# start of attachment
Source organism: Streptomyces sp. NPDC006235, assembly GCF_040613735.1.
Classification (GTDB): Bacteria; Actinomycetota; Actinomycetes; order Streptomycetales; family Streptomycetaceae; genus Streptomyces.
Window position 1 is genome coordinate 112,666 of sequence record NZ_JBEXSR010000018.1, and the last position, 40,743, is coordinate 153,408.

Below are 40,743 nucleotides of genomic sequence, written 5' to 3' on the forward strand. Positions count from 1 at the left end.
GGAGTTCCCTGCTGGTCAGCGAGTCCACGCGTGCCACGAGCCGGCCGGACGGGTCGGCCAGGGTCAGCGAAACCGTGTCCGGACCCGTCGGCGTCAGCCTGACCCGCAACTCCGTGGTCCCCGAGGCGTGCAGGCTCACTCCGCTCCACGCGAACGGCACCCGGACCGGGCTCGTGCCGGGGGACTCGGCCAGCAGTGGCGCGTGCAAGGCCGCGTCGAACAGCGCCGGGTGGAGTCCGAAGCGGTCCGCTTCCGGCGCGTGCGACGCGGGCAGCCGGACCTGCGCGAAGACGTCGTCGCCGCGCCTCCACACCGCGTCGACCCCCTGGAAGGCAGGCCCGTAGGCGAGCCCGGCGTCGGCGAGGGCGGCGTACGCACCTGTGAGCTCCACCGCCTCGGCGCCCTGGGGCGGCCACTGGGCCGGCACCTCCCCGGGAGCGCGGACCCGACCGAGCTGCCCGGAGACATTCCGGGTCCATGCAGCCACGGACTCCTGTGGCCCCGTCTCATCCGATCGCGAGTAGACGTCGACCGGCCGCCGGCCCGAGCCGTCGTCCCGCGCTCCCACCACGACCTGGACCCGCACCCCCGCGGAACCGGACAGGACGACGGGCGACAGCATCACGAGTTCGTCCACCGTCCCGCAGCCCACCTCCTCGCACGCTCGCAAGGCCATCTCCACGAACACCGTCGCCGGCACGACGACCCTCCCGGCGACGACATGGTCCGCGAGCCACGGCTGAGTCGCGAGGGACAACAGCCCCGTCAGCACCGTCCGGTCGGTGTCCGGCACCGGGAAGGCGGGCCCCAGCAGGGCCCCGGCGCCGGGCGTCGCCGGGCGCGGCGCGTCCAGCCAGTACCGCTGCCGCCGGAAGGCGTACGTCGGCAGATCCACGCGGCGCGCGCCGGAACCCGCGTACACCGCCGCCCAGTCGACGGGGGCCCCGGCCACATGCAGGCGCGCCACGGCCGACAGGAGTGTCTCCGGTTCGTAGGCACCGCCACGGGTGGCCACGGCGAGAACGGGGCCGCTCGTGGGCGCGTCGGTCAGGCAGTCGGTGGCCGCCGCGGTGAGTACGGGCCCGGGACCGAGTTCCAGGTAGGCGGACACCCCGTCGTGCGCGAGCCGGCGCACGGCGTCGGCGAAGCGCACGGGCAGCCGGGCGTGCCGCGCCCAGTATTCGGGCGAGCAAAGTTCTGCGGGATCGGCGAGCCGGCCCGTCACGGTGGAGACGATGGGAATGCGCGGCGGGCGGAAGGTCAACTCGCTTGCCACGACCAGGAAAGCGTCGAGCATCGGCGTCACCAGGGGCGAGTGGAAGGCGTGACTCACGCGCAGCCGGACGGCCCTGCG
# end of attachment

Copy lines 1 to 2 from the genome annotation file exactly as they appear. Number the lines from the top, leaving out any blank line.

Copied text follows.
Source organism: Streptomyces sp. NPDC006235, assembly GCF_040613735.1.
Classification (GTDB): Bacteria; Actinomycetota; Actinomycetes; order Streptomycetales; family Streptomycetaceae; genus Streptomyces.